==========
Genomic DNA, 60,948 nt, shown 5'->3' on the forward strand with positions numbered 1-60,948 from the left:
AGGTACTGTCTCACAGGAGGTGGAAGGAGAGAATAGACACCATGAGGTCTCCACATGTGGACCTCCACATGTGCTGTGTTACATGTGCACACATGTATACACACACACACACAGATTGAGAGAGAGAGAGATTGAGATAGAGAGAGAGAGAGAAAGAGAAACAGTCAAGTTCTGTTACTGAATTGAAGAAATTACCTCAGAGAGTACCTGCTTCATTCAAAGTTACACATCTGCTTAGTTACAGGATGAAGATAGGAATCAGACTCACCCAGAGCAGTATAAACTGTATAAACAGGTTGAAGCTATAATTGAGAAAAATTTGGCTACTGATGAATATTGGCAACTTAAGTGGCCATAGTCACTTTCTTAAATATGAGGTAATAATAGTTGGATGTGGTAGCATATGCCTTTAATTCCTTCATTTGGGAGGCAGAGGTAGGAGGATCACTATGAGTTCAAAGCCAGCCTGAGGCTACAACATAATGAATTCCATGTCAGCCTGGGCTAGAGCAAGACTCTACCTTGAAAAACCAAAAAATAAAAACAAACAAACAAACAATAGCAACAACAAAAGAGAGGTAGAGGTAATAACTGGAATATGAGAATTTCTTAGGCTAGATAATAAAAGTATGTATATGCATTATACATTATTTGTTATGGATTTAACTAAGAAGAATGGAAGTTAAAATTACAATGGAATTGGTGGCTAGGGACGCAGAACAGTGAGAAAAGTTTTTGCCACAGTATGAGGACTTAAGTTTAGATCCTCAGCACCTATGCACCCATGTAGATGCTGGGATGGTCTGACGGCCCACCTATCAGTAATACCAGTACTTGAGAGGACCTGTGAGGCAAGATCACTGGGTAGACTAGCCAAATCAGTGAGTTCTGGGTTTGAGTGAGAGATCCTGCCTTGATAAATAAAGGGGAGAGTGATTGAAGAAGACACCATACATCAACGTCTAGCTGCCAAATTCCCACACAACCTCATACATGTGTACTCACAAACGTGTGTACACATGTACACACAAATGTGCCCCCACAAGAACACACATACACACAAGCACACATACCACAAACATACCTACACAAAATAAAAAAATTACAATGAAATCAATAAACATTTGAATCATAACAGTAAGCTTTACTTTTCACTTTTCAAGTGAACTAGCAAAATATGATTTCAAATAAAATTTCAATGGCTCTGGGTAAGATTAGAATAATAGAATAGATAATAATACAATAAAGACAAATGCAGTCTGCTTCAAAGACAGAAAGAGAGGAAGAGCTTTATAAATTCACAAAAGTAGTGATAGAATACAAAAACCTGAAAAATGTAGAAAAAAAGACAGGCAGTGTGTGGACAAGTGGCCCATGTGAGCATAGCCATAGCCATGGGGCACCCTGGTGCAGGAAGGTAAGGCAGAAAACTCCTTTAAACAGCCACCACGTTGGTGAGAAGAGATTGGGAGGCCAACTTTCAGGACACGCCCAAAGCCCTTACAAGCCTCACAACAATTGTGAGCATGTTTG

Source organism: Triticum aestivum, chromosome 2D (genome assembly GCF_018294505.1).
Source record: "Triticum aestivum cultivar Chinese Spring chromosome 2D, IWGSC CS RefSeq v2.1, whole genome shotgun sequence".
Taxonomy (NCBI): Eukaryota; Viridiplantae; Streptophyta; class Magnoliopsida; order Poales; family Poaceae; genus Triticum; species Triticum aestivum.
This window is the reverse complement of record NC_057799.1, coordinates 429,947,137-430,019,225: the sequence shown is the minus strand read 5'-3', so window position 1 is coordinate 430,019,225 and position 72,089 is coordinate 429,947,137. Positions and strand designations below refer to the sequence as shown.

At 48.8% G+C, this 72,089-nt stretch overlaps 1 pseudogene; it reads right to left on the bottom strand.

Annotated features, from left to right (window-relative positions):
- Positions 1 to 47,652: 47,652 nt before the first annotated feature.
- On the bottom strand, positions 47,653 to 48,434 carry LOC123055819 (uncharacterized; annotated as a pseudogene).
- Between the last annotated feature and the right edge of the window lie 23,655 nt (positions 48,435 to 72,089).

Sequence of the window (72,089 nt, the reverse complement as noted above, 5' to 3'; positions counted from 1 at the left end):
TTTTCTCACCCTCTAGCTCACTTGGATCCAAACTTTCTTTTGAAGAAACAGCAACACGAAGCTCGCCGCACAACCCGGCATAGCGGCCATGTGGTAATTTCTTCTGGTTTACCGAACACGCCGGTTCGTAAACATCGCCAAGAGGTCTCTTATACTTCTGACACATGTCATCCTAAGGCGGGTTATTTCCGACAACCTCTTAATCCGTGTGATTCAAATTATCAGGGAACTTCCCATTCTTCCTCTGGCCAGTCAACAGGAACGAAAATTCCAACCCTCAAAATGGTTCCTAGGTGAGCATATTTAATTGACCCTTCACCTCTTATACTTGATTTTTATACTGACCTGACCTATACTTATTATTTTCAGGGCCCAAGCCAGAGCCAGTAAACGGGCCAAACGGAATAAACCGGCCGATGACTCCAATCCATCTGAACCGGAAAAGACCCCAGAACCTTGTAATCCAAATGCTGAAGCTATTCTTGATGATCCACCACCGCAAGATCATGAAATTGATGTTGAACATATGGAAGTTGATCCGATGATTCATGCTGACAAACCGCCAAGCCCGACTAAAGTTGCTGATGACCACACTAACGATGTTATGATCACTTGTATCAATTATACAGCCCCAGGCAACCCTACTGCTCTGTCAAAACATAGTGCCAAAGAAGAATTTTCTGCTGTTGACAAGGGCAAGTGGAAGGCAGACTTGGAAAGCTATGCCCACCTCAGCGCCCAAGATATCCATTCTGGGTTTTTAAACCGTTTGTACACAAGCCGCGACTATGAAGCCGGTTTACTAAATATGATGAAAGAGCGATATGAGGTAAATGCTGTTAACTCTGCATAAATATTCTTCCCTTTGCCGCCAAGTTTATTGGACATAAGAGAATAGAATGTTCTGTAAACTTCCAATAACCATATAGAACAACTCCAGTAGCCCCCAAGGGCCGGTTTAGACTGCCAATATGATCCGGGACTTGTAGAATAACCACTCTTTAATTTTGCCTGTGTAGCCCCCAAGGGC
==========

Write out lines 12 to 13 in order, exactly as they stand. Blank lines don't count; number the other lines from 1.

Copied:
Sequence of the window (72,089 nt, the reverse complement as noted above, 5' to 3'; positions counted from 1 at the left end):
TTTTCTCACCCTCTAGCTCACTTGGATCCAAACTTTCTTTTGAAGAAACAGCAACACGAAGCTCGCCGCACAACCCGGCATAGCGGCCATGTGGTAATTTCTTCTGGTTTACCGAACACGCCGGTTCGTAAACATCGCCAAGAGGTCTCTTATACTTCTGACACATGTCATCCTAAGGCGGGTTATTTCCGACAACCTCTTAATCCGTGTGATTCAAATTATCAGGGAACTTCCCATTCTTCCTCTGGCCAGTCAACAGGAACGAAAATTCCAACCCTCAAAATGGTTCCTAGGTGAGCATATTTAATTGACCCTTCACCTCTTATACTTGATTTTTATACTGACCTGACCTATACTTATTATTTTCAGGGCCCAAGCCAGAGCCAGTAAACGGGCCAAACGGAATAAACCGGCCGATGACTCCAATCCATCTGAACCGGAAAAGACCCCAGAACCTTGTAATCCAAATGCTGAAGCTATTCTTGATGATCCACCACCGCAAGATCATGAAATTGATGTTGAACATATGGAAGTTGATCCGATGATTCATGCTGACAAACCGCCAAGCCCGACTAAAGTTGCTGATGACCACACTAACGATGTTATGATCACTTGTATCAATTATACAGCCCCAGGCAACCCTACTGCTCTGTCAAAACATAGTGCCAAAGAAGAATTTTCTGCTGTTGACAAGGGCAAGTGGAAGGCAGACTTGGAAAGCTATGCCCACCTCAGCGCCCAAGATATCCATTCTGGGTTTTTAAACCGTTTGTACACAAGCCGCGACTATGAAGCCGGTTTACTAAATATGATGAAAGAGCGATATGAGGTAAATGCTGTTAACTCTGCATAAATATTCTTCCCTTTGCCGCCAAGTTTATTGGACATAAGAGAATAGAATGTTCTGTAAACTTCCAATAACCATATAGAACAACTCCAGTAGCCCCCAAGGGCCGGTTTAGACTGCCAATATGATCCGGGACTTGTAGAATAACCACTCTTTAATTTTGCCTGTGTAGCCCCCAAGGGC